Mexico and U.S. knee-jerk reactions stated that this was all a dispute over drug turf by local drug traffickers. Soon these traffickers began to directly ambush Mexican military convoys and police head-on; murder journalists; and terrorize Mexican communities torturing and beheading people. Even the U.S. consulate office in Nuevo Laredo had to be shut down for a while due to the violence.

FINALLY, in December 2006 Mexican President Felipe Calderon recognized the substance of the intensity of what had been occurring on the Mexican soil and began to understand this new enemy that was killing with impunity and looking to overtake Mexican government authority. The rule of law had become non-existent and lawlessness was now the norm. Calderon recognized that his “policing infrastructure” was essentially useless against the superior training and weapons of this enemy, and had no alternative but to use his military.

Mexico, other nations, or even U.S. police were never designed nor created to face military-style armament and espionage-like tradecraft.  It became a major and even bloodier battle now for control of Mexico’s homeland. The previous drug cartels were now engaged in much more than drug trafficking, and the U.S. stepped up “plans” to build billions of dollars of  fences along the border in what was described as for “illegal immigration.”  We were way behind the 8 ball at this point and remained there until more U.S. aggressive and strategic initiatives for Mexico were offered.

The impractical and costly issue of building the 2,000 mile fence in the U.S. continues to be debated. The numbers of sophisticated tunnels under the border continue to increase. The theory of building a 10 foot wall as “they” build an 11 foot ladder evokes a serious thought process. Ranchers in Texas and Arizona have reported helicopters landing on the U.S. side of the border and off-loading drugs to awaiting trucks. Fences/walls around metropolitan areas and other cities  on and near the border is a good and necessary idea, but there are hundreds of miles of border across Indian land and wilderness that would not allow for manpower to be present to monitor, successfully engage and interdict effectively. Military logistics are necessary for this type of insurgency (as in a war or major conflict). Signal intelligence (SIGINT), air surveillance/tracking, drones, naval/coast guard interdiction on the coasts, as well as the gunboats on the Rio Grande that Texas recently deployed are proactive measures.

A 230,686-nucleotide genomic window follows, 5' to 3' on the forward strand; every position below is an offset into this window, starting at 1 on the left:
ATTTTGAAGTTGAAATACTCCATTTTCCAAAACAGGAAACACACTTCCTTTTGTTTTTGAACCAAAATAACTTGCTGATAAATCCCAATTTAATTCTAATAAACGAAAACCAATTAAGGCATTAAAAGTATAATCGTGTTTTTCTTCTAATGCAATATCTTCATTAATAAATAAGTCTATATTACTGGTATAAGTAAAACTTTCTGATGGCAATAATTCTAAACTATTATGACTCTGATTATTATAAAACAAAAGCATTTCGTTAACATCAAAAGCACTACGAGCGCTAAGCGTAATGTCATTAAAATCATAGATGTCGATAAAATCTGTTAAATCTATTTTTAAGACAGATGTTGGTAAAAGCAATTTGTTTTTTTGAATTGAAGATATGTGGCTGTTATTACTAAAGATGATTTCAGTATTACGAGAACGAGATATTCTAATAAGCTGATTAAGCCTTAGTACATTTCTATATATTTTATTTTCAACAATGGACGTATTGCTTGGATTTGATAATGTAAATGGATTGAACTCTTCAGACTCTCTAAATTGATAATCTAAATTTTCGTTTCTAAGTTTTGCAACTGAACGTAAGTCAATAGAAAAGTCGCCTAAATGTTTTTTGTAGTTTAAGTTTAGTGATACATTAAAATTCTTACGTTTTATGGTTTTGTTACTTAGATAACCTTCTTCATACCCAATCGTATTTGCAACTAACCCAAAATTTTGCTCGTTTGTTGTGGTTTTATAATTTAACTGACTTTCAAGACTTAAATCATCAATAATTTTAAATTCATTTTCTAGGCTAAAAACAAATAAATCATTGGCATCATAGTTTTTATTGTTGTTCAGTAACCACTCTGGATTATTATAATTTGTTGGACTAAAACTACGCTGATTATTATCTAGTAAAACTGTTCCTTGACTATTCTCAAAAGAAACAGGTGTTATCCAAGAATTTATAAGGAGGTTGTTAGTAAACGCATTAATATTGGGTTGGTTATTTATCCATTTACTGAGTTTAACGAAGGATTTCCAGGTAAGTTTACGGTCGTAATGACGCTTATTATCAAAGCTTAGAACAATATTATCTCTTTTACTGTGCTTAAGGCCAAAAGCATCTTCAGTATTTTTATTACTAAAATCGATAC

The magnitude of the massive drug trade  is based on an estimated U.S. $50B drug demand. Drug addiction in the U.S. most certainly should rule out calls for legalization, as drug overdoses have risen 540% since 1980. Prescription drug addiction has risen 500% alone. The TCOs have shown that they can make incredible mass profits in alternatives to drug trafficking such as kidnapping/extortion, robbery, murder for hire, human/sex trafficking, oil thefts and related violent crimes. Legalization will not stop the violence, for it is about control and power- superior weaponry and threat and intimidation, as well as involvement in Mexico’s political process. Even legalized drugs would need to be purchased, and so many of those with addiction and strong use demand would need to be able to pay for them- even if they had to commit crimes to do it. Much like what has been happening for decades.
President Calderon recently stated that “they (TCOs) )are trying to take over;” and admitted Mexico could become a failed state.
Mexican police guard the residence of Mexico's President

Calderon eventually purged 284 police commanders from  31 Mexican states and the Federal District. The Chief of the organized crime division and the director of Interpol in Mexico were arrested.
Thirty or so former Mexican military conscript troops that were serving in “Air Mobile and special forces deserted the Mexican ranks back in early 2000; became “Los ZETAS, and were recruited by the Mexican “Gulf Cartel,” as their power, muscle, and enforcement arm. Although it is believed that they broke ranks with the Gulf Cartel in 2010 to form their own powerful organization; many reports show that their gradual greedy and bloody withdrawal began much sooner.

The expansion into fully blown violent organized crime allowed Los Zetas and other splinter cartel gangs battered by the Mexican military and some elements of the Federal Police to continue to proclaim “plata o plomo (money or lead). Many mass graves have been found with former kidnapped migrant workers from all over Central America; robbed, tortured, murder, and women raped. Some of the ransoms had been paid, as well as many that were not. Drugs for guns (and vice versa) were another alternative to the usual drug transactions. Mexican and other TCO money laundering in the U.S. is rampant.

Extra questions  

-Second biggest money maker for cartel s; kidnapping?
The man who Mexican authorities say is a leader in a violent drug cartel ...

-There is an expression in Mexico ‘PLATA OR PLOMO “ (SILVER OR LEAD)?
-Is there an Elaborate credit system whereby drugs rather than money are exchanging hands? Barter system that is hard to trace?

-Under Arizona law, a conviction for a charge of marijuana possession of less than two pounds can result in up to one and a half years behind bars. If the prosecutor can prove intent to sell, you will face up to three years. That’s right. Possessing a single one-ounce bag of marijuana could potentially land you in jail or prison for up to three years, unless you and your attorney can mount an effective defense.?